The prior art reveals the use of doped amorphous silicon in heterojunction devices such as bipolar transistors which exhibit high current gain: Symons, et al, "Silicon Heterojunction Bipolar Transistors With Amorphous and Microcrystalline Emitters", Solid-State Electronics 30, p. 1143 (1987); and, in solar cells: Carlson, "Amorphous Solar Cells", IEEE Transactions on Electron Devices ED-24,p. 449 (1977). Amorphous silicon heterojunction devices such as electrically programmable read only memories ("EPROM"s) which exhibit irreversible switching behaviour are known: Shacham-Diamond, et al "The Electrical Properties of Ion-Implanted Amorphous Silicon Programmable Element in the Unprogrammed State", IEEE Transactions on Electron Devices ED-37, p. 159 (1990). Two-terminal doped amorphous silicon heterojunction devices capable of exhibiting dynamic, reversible switching behaviour are also known: Chen, et al, "Electrical and Optical Characteristics of an a--Si:H/c--Si Heterojunction Switch", Japanese Journal of Applied Physics 29, p. 1415 (1990). Chen et al have also reported three-terminal devices incorporating amorphous silicon, but have reported investigation of switching behaviour only in respect of two-terminal devices.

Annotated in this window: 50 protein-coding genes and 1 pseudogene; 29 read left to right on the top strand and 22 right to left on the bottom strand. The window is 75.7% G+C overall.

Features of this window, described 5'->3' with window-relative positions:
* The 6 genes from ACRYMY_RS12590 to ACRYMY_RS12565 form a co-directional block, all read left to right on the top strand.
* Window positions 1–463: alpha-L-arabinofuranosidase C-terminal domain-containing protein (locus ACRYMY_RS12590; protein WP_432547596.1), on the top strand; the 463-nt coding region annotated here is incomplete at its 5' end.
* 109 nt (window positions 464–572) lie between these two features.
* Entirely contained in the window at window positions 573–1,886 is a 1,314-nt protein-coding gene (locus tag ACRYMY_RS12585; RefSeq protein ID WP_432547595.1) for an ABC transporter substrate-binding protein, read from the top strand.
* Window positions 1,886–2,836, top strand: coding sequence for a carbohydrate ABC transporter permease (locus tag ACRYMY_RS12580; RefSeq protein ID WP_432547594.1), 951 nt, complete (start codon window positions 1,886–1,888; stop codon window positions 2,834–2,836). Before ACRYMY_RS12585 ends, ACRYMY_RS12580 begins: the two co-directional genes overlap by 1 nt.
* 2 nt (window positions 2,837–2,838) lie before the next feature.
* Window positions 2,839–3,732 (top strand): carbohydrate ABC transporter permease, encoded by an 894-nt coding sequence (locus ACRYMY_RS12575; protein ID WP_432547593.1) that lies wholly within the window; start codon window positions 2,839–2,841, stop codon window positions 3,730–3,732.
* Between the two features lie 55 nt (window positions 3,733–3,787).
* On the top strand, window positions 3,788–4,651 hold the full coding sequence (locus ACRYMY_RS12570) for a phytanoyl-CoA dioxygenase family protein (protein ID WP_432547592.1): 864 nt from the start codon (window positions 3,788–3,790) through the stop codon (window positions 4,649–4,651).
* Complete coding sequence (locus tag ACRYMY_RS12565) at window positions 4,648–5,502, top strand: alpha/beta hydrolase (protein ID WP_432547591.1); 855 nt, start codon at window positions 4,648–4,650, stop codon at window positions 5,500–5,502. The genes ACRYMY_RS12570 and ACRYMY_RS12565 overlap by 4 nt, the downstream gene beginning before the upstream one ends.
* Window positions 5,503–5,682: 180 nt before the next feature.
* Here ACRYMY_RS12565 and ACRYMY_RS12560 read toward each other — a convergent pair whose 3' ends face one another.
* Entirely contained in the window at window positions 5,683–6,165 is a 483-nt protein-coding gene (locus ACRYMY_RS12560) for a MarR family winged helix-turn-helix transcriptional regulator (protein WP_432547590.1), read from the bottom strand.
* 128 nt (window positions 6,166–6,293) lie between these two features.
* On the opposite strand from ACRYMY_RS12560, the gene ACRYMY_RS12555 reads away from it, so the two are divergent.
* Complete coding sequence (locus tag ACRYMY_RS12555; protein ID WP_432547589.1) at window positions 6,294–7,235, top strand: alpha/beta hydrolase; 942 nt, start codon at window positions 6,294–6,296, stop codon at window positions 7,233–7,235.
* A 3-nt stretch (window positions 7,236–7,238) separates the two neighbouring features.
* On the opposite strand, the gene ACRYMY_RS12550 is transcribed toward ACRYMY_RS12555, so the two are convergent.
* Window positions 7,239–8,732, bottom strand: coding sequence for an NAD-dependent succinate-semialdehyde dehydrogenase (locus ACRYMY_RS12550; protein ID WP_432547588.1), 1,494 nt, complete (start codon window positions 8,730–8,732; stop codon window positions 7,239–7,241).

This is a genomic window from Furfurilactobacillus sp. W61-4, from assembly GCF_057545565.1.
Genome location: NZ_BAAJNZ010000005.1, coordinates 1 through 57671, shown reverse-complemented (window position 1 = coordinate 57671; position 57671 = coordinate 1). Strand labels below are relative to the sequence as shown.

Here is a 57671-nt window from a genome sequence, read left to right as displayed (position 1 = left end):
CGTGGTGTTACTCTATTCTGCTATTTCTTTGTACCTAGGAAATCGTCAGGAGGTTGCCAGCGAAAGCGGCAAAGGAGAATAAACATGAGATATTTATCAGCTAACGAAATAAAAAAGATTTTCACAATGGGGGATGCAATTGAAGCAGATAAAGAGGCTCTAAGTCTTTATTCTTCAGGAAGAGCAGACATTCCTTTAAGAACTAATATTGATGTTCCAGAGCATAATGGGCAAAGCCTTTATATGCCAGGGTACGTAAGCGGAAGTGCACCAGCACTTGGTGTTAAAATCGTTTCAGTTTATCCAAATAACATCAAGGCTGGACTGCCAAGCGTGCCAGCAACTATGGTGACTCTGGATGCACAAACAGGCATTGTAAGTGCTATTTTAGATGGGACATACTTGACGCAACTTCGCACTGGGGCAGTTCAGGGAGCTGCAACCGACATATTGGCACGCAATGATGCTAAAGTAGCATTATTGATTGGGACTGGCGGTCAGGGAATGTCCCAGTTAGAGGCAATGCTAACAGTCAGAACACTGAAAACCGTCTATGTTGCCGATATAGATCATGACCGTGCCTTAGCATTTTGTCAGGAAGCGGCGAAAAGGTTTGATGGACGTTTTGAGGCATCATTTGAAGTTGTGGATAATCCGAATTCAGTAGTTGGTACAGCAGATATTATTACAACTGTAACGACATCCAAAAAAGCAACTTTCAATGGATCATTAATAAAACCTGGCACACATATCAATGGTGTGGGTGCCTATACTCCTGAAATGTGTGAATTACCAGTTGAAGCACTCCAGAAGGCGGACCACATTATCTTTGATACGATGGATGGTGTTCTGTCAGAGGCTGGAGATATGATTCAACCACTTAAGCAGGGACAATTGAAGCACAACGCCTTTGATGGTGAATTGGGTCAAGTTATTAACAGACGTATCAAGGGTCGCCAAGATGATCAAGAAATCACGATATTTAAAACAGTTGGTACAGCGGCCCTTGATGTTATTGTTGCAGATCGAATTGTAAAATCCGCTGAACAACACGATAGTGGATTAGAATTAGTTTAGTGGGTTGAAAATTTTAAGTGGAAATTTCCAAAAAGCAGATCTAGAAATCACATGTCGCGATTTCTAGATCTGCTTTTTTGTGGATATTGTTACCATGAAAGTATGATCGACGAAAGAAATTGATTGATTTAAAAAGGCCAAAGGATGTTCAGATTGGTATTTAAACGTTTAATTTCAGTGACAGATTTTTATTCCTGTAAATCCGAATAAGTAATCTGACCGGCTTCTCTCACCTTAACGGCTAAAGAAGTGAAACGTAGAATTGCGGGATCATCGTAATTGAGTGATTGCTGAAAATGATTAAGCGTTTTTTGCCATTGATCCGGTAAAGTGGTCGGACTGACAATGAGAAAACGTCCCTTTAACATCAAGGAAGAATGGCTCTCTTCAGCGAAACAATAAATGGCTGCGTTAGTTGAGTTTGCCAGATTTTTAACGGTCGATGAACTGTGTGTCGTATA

The present invention facilitates the fabrication of three-terminal heterojunction bipolar structures utilizing undoped amorphous silicon. A single structure of this type has been found to exhibit static switching behaviour. That is, the structure can be controllably switched between the two conductivity states aforesaid; and, when controllably switched to a particular state, remains in that state until controllably switched to the other state. Conventional static memory devices comprise several inter-coupled transistor structures. The invention accordingly facilitates simplified construction of static memory devices which are less complex than prior art static memory devices.